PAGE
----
AT&T Inc. (NYSE:T) tried to buy T-Mobile but got shot down by the U.S. government. International acquisitions have been the rumor lately, and that isn’t as far fetched as the corporate denials suggest.
The telecommunications industry is all about scale. The bigger you are the easier it is to compete and the larger your recurring revenue stream. The desire for scale, however, often bumps up against the concern about monopoly powers.
Right now, the two big players in the U.S. telecom space are AT&T Inc. (NYSE:T) and Verizon Communications Inc. (NYSE:VZ). Both have grown via acquisitions over the years. However, interestingly enough, both were formerly part of AT&T before the government broke the company up into smaller regional players because of antitrust concerns. While today’s AT&T Inc. (NYSE:T) is vastly different from the AT&T of old, the brand’s monopoly stigma is still strong.
AT&T was looking to leapfrog Verizon as the largest cell phone company in the United States by buying T-Mobile. The purchase would have brought both customers and spectrum to support increasing data use. However, the government took umbrage to the idea of AT&T resting atop the cell phone heap and AT&T eventually dropped the deal in late 2011.
That forced AT&T into gorilla mode in its search for spectrum, as it went on to make smaller spectrum deals. However, it also left it playing number two to Verizon. Although AT&T Inc. (NYSE:T)’s top line has been fairly solid, it is now fighting Verizon and smaller competitors that have bulked up, such as T-Mobile and its subsequent merger with MetroPCS.
Ma Bell has hunkered down and is working to regain some of the momentum it has lost of late, offering trade-in options and discounted plans for tablets. This should lead to stronger near-term subscriber numbers but will pressure margins, too. So it goes in the battle for market share in a mature market.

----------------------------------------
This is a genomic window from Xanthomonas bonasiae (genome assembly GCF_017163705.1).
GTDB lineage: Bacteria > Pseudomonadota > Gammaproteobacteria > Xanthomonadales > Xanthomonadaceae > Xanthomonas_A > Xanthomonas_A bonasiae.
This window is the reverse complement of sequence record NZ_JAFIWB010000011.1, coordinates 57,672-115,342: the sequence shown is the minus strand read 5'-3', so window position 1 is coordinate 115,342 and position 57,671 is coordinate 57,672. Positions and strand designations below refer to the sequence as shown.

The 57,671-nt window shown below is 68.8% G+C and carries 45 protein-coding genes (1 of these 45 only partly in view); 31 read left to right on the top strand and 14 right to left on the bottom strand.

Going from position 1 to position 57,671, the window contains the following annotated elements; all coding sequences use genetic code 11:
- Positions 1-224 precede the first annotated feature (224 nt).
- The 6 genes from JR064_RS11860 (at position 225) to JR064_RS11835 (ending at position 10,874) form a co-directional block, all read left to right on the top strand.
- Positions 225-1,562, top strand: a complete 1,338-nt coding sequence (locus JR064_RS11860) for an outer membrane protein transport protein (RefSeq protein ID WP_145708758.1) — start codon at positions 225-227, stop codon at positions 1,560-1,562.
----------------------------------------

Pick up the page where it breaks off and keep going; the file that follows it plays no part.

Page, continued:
What it Really Needs
What AT&T Inc. (NYSE:T) really needs, however, is a good old acquisition to jolt it into growth mode again. There was a rumor that the company would team up with, of all companies, Verizon to buy Vodafone Group Plc (ADR) (NASDAQ:VOD). Verizon would have received the 45% of Verizon Wireless that it doesn’t own and AT&T would have gotten the rest of the company.
Overnight, AT&T would have become a global telecom powerhouse, with operations in around 30 countries, including mature markets like Spain, the United Kingdom, Germany, and Italy. However, the real diamond in the rough would have been gaining access to emerging markets like India and Africa. This deal would be huge, but rife with risk.
For example, the mature markets Vodafone serves are largely mired in recession. That would make an ownership transition even more difficult. The emerging markets, while offering huge growth prospects, are underdeveloped and a key focus for a lot of companies. Just getting in the door isn’t a guarantee that AT&T Inc. (NYSE:T) could make a go of it.